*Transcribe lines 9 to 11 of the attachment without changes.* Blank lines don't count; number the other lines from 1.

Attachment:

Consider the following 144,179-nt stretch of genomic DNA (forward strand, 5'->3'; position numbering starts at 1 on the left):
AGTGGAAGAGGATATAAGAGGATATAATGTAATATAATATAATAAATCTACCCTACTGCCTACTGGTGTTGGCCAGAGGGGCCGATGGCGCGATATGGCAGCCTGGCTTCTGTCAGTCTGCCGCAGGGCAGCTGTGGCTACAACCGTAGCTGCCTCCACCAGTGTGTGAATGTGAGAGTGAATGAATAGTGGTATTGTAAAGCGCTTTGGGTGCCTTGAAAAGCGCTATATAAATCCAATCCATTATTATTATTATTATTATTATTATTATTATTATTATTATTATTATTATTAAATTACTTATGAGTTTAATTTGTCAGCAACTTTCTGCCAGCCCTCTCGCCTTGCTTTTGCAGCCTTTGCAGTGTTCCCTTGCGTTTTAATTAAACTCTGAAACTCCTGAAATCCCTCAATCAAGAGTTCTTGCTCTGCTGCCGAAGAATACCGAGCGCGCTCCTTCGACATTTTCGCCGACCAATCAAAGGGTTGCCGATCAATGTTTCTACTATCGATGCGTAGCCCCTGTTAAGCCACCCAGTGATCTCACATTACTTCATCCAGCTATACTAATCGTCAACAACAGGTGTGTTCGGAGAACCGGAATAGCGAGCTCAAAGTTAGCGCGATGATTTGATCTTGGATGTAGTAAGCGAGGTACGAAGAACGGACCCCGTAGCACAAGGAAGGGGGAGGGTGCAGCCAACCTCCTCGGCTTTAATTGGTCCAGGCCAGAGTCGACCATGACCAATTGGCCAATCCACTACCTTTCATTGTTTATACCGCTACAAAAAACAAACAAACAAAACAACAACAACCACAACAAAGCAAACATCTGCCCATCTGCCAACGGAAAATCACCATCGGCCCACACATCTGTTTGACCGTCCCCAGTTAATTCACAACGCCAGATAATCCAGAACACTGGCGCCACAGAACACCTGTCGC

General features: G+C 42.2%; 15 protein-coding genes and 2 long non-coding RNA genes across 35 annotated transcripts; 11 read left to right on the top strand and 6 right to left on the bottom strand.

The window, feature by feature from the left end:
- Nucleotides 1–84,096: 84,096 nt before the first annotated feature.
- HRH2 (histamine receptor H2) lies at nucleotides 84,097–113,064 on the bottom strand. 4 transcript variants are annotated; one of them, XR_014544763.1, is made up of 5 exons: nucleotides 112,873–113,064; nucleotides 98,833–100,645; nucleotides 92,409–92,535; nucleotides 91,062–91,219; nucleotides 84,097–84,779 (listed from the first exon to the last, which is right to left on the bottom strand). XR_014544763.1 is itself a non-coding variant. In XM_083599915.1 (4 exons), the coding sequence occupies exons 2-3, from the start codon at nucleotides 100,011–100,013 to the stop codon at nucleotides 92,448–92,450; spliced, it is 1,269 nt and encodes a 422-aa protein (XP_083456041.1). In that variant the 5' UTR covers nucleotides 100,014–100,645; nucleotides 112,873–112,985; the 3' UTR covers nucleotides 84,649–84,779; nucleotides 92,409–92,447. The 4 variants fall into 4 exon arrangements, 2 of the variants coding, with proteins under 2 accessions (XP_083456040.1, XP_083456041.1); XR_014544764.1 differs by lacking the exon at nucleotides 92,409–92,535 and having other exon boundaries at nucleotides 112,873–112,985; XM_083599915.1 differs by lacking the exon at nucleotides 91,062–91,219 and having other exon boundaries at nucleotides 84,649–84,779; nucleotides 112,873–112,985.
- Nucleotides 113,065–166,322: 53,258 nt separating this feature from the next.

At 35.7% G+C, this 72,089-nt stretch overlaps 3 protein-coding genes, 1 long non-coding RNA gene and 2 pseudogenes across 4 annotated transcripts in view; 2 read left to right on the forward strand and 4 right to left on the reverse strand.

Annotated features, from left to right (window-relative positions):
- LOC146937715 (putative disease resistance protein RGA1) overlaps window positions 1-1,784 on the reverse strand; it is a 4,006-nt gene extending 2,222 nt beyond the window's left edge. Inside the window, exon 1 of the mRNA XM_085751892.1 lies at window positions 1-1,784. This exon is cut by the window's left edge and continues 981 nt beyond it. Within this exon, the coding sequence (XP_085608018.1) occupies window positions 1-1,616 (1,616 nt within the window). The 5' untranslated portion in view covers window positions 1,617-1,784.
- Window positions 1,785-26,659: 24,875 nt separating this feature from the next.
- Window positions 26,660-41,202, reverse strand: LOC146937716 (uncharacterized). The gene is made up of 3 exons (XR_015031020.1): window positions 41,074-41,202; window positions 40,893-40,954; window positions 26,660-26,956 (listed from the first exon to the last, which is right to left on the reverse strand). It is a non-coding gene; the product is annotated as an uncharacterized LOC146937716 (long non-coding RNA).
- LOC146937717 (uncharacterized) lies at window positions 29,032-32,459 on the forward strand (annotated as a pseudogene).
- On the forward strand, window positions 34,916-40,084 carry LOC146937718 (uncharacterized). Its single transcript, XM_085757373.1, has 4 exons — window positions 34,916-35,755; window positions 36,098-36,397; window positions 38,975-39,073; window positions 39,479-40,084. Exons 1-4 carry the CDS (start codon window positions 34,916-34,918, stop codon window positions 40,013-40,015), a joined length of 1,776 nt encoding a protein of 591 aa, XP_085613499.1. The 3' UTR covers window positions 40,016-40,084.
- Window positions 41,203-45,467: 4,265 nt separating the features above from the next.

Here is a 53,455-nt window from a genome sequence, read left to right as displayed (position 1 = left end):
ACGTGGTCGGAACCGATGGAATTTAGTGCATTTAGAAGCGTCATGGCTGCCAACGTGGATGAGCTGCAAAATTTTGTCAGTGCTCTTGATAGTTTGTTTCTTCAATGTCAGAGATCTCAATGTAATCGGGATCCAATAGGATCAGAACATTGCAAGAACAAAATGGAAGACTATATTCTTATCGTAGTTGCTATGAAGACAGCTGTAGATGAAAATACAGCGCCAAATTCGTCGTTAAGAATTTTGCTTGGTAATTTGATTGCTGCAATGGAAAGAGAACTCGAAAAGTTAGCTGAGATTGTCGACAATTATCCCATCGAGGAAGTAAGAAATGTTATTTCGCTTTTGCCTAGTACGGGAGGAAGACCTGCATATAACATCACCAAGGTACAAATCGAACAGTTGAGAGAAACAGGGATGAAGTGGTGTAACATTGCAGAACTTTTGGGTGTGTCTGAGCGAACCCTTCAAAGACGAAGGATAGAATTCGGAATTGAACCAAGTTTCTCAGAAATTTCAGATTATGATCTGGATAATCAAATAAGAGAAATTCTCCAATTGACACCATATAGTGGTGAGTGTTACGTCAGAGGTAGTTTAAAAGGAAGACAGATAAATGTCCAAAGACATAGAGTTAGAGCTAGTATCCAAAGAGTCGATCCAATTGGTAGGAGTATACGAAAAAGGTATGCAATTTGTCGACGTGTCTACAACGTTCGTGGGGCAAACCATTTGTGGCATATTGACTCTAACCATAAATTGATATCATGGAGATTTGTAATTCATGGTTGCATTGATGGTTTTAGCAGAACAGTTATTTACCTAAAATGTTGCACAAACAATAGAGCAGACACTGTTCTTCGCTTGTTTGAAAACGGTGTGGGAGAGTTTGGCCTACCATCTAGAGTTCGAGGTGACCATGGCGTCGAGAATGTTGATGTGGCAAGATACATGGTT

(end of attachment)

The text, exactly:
Annotated features, from left to right (window-relative positions):
- LOC146937715 (putative disease resistance protein RGA1) overlaps window positions 1-1,784 on the reverse strand; it is a 4,006-nt gene extending 2,222 nt beyond the window's left edge. Inside the window, exon 1 of the mRNA XM_085751892.1 lies at window positions 1-1,784. This exon is cut by the window's left edge and continues 981 nt beyond it. Within this exon, the coding sequence (XP_085608018.1) occupies window positions 1-1,616 (1,616 nt within the window). The 5' untranslated portion in view covers window positions 1,617-1,784.
- Window positions 1,785-26,659: 24,875 nt separating this feature from the next.